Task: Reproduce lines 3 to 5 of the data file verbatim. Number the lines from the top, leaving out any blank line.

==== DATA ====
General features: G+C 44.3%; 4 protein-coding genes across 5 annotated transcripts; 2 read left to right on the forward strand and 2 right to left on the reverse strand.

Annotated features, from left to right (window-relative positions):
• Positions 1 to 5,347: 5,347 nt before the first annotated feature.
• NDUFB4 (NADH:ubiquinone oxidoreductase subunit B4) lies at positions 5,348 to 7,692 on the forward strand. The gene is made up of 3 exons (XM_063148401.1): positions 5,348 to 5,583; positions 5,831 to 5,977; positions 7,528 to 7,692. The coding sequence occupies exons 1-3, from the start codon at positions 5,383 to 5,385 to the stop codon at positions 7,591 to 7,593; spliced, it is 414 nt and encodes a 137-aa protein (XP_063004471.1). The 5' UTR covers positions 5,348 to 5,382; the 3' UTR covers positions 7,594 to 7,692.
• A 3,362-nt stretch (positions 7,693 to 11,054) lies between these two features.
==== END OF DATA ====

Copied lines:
• Positions 1 to 5,347: 5,347 nt before the first annotated feature.
• NDUFB4 (NADH:ubiquinone oxidoreductase subunit B4) lies at positions 5,348 to 7,692 on the forward strand. The gene is made up of 3 exons (XM_063148401.1): positions 5,348 to 5,583; positions 5,831 to 5,977; positions 7,528 to 7,692. The coding sequence occupies exons 1-3, from the start codon at positions 5,383 to 5,385 to the stop codon at positions 7,591 to 7,593; spliced, it is 414 nt and encodes a 137-aa protein (XP_063004471.1). The 5' UTR covers positions 5,348 to 5,382; the 3' UTR covers positions 7,594 to 7,692.
• A 3,362-nt stretch (positions 7,693 to 11,054) lies between these two features.